Women Compared in A Doll’s House

The similarities of the motives behind the actions of both Kristine and Nora in A Doll’s House could be used to compare the similarities of these two characters even though these characters are in reverse roles throughout this play by Henrick Ibsen. Kristine and Nora marry for money, use Krogstad, and learn a valuable life lesson. Therefore, the correlations of Kristine and Nora’s motives demonstrate the similarities between these two characters.

Kristine does what she believes is right at the time by marrying Mr. Linde for money instead of marrying him because she loved him due to the fact that her mother was ill and she had two younger brothers who needed financial security for which Kristine herself is unable to provide, being a woman living during Victorian times. Even though Kristine stands behind her reasons for marrying Mr. Linde she has been left, for the past three years since her husband’s death and subsequent loss of his business, taking care of her mother and brothers, ensuring their financial security. In that time, Kristine’s mother passes away, her brothers become self-sufficient, and her husband dies leaving her nothing; no money, no children, “not even a broken heart to grieve over” (779). However, Kristine has yet to become bitter over her situation; instead she picks herself up and moves on by traveling to visit Nora in hopes of a brighter future. Nora also marries for money however; she does so for selfish reasons; as dictated by the society in which she resides, since a woman is seen in a subservient position during the Victorian Era. Nora was used to being spoiled and treated as Torvald’s “doll wife, just as at home I was Daddy’s doll child” (819). Therefore, Nora is not bitter over her situation and actually thrives in the knowledge of her secret over Torvald and, her perceived, subsequent brighter future. After ten years, Nora believes she has everything exactly the way she has planned it; enough money to repay her debt, Torvald’s never finding out about the loan, and living happily ever after.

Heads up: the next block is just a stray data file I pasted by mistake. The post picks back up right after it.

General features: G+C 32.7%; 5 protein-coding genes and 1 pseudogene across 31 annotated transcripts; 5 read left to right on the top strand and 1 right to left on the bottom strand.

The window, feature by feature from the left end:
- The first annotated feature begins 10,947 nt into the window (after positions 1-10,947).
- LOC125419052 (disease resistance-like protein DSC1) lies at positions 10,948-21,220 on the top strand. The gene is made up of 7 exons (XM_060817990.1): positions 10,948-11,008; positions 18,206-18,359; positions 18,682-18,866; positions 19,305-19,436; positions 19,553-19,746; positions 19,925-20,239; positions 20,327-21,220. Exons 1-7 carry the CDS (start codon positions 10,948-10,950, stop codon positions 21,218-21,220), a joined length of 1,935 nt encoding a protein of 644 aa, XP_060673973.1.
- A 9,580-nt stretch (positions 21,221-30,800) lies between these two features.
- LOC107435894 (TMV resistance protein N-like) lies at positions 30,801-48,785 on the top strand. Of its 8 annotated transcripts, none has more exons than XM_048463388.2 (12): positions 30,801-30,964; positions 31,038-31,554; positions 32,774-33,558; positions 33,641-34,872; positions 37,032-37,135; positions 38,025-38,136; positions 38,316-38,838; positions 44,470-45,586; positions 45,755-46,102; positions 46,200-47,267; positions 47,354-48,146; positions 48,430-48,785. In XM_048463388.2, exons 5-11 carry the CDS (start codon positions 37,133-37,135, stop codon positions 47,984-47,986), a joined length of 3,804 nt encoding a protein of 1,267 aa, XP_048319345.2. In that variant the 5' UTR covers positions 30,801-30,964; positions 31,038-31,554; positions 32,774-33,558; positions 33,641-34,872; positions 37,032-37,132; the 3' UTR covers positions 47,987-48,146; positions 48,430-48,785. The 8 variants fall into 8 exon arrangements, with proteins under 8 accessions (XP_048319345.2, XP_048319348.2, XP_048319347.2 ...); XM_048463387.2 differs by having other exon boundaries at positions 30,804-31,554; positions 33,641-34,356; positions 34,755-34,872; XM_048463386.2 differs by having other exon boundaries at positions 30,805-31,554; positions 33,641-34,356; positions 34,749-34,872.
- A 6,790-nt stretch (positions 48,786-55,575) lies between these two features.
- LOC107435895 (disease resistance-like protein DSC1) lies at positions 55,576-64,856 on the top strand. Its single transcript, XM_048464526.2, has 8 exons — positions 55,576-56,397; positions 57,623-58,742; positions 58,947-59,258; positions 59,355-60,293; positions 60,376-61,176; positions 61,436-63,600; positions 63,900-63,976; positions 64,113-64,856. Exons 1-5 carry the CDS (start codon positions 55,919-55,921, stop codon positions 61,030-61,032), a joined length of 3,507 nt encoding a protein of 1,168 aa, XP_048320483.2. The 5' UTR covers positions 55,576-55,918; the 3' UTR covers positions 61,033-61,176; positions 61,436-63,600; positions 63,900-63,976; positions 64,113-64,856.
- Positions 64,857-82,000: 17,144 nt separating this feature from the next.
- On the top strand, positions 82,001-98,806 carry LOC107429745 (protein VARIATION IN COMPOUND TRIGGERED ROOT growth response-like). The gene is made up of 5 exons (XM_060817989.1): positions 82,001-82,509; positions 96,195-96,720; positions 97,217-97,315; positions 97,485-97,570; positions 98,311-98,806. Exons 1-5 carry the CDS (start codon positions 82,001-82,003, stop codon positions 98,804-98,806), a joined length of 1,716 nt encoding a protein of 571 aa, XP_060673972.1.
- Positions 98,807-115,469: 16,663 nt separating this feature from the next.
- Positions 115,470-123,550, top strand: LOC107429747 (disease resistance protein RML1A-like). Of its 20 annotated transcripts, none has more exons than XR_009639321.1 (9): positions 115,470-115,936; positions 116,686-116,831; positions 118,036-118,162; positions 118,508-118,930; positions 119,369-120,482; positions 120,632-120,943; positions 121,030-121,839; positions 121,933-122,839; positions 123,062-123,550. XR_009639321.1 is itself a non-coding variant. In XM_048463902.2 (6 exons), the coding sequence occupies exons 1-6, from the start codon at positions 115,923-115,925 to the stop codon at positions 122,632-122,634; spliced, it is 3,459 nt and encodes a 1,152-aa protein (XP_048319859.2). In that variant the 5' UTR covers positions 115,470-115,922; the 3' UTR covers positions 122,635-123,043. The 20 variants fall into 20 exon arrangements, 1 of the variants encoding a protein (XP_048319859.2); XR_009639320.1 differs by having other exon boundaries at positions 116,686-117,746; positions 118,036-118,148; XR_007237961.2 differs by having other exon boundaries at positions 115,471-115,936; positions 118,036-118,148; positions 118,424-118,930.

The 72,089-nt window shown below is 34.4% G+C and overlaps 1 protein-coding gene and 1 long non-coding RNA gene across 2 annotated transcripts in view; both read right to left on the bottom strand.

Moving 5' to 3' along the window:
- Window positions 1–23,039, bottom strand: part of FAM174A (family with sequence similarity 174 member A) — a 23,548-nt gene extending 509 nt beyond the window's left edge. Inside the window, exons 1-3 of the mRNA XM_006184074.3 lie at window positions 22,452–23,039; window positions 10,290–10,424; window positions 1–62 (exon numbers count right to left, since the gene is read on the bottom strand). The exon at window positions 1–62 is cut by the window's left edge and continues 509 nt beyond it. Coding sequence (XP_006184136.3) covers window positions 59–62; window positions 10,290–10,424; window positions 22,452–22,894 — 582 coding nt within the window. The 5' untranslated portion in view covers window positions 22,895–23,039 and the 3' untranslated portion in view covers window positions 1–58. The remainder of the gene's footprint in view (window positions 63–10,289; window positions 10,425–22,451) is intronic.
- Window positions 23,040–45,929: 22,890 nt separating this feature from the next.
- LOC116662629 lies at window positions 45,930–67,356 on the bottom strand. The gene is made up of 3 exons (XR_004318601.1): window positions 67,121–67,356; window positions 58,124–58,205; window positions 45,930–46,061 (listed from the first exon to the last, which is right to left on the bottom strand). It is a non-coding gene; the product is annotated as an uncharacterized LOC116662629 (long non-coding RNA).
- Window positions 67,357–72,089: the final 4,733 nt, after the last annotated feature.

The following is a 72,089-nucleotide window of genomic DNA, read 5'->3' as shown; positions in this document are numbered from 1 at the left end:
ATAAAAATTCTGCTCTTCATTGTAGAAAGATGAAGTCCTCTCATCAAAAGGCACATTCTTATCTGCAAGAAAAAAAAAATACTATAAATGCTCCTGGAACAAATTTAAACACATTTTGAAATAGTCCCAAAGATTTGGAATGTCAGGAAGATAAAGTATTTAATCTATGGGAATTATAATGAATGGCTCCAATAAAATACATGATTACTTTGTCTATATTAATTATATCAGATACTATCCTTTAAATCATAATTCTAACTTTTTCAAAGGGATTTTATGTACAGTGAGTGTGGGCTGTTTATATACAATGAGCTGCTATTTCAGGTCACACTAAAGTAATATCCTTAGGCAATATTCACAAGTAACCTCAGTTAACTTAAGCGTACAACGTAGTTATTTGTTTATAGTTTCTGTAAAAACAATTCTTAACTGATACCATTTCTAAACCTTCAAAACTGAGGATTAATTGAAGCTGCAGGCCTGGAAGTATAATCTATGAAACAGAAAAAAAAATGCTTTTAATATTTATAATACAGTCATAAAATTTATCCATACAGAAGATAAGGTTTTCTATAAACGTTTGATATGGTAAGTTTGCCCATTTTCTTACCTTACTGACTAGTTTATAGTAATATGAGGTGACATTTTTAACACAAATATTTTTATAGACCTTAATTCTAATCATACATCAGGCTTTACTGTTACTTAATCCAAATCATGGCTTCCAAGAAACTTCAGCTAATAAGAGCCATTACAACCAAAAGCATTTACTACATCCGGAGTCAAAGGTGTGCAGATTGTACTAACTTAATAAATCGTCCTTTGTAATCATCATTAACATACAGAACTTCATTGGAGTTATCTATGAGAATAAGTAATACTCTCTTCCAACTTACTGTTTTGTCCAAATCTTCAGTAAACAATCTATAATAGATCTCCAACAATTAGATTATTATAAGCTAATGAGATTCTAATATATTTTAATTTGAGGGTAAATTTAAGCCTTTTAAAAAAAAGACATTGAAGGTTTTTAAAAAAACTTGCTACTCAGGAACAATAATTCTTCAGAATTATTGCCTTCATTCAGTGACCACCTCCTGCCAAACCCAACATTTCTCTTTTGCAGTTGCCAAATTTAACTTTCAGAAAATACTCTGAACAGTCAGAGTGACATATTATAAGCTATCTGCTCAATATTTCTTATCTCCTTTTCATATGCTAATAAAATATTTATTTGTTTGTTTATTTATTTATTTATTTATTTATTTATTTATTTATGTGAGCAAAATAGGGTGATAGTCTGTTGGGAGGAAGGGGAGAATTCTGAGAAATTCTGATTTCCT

Kristine is informed, as she is already aware, that Krogstad was in an unhappy marriage and is now a widow. During act III, Kristine arranges for a meeting with Krogstad where she informs him that she is “like a broken woman clinging to the wreck of her life.

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